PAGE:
Bianca Lins, Legal & Compliance Officer, Amt für Kommunikation - Office for Communications

Dr. Bianca Lins, LL.M. is a Legal & Compliance Officer at the Liechtenstein Office for Communications (OfCom), the regulatory authority for the electronic communication and space sector. She is the POC for space activities and responsible for the implementation of legal requirements. In doing so, she co-drafted the Liechtenstein Space Act and the Liechtenstein Cybersecurity Act. Before working for OfCom, she was a researcher at the University of Liechtenstein, where still teaches Cybersecurity & Law. In 2023, she was awarded the “Cybersecurity Woman of the Year Award” (category Law Professional). In her early career she worked in IT and financial markets.

Recently, in an exclusive interview with Digital First Magazine, Bianca shared her professional trajectory, insights on the infusion of technology into the legal system, the biggest challenges that might affect the legal sector in the next 5 years, significant career milestones, future plans, pearls of wisdom, and much more. The following excerpts are taken from the interview.


Bianca, please tell us about your background and areas of interest.

My background is a blend of legal expertise, a deep-seated passion for cybersecurity and space, and a commitment to education and mentorship. Before embarking on my academic journey in law, I had already established a career in the IT and finance sectors. This experience provided me with a solid foundation and a unique perspective that I later brought into my legal studies and research. In 2011, while raising two young children, I decided to further my education and completed my high school diploma, marking the beginning of my formal journey in the legal field.

I pursued law studies at the University of Linz in Austria, where my interest in the intersection of law and technology began to take shape. My passion for this field was further solidified through my Executive Master of Laws, where my thesis on Robo Advice was recognized with a best paper award. Completing my doctorate “summa cum laude” was a milestone that signified not just academic achievement, but also represented the culmination of balancing family life with a deep commitment to learning and exploring new frontiers in law and technology.

In my current role as the Legal & Compliance Officer at the Liechtenstein Office for Communications, my responsibilities include regulatory oversight in electronic communications and the space sector. Part of my role involves active engagement in various committees and working groups, such as BEREC Cybersecurity, Eutelsat, and the ITSO Advisory Committee. Additionally, contributing to the drafting of significant legislation like the Space Act and the Cybersecurity Act is among my key responsibilities, showcasing my commitment to shaping the legal landscape in these vital areas.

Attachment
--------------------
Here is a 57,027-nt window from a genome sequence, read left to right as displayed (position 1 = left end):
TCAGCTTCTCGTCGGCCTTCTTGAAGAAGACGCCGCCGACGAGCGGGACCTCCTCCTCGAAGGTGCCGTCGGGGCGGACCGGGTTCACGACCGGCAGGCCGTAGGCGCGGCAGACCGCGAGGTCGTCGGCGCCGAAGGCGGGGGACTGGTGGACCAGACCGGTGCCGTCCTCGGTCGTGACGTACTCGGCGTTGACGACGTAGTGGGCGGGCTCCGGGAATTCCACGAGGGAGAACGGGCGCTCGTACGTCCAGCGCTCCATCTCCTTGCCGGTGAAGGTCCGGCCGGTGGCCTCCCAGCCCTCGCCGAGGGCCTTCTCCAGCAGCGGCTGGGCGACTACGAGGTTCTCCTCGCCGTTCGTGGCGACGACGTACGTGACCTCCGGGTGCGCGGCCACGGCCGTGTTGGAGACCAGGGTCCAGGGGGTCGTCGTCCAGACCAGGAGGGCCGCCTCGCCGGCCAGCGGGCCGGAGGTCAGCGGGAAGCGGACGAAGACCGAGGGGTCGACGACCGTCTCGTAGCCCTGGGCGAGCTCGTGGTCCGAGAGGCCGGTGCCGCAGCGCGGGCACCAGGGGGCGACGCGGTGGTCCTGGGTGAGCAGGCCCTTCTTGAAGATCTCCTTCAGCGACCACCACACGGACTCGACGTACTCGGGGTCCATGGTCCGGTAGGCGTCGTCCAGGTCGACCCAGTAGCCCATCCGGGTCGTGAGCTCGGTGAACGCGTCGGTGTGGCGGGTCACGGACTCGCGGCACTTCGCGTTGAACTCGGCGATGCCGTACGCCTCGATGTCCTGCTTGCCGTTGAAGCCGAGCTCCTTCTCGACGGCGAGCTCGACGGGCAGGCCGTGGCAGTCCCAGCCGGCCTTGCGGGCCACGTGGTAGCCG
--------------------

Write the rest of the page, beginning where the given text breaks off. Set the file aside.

Aside from my role at the Office for Communications, I maintain a strong connection with academia. I continue to teach at the university, focusing on Cybersecurity & Law, and am currently engaged in writing various articles and a book project on cybersecurity. My role as a mentor is also central to my professional life, as I am passionate about guiding and inspiring the next generation of professionals in this field.

I was deeply honored and humbled to receive the ‘Cybersecurity Woman of the Year’ award in 2023. This recognition, which reflects the collective effort and support of many, serves as a reminder of the meaningful progress we are making together in the field of cybersecurity. I believe that my non-traditional path and the challenges I have overcome serve as a testament to the importance of persistence, continuous learning, and the drive to make a positive impact in the world.

How do you see technology helping the legal system, which is otherwise known to be very traditional and conservative?

In my view, the infusion of technology into the legal system, particularly in the public sector where I’m currently engaged, heralds a transformative era. Traditional and conservative though the legal framework may be, technology offers unprecedented opportunities to enhance its efficiency, accessibility, and adaptability. Technology is not just an adjunct to the legal system; it’s a catalyst for its evolution, making it more efficient, equitable, and equipped to handle the challenges of the modern world.

For example, we’re seeing the introduction of digital courtrooms and e-filing systems which expedite case handling and reduce paper-based inefficiencies. Moreover, advanced data analytics and AI tools are becoming indispensable in legal research, helping to sift through vast amounts of legal precedents and literature, thereby aiding in more informed decision-making.

Another critical area is cybersecurity law, where technology plays a dual role. It not only presents new challenges and complexities that the legal system must address, but also provides innovative tools for legal professionals to combat cyber threats effectively. This is especially vital in the public sector, where protecting sensitive data and infrastructure is paramount.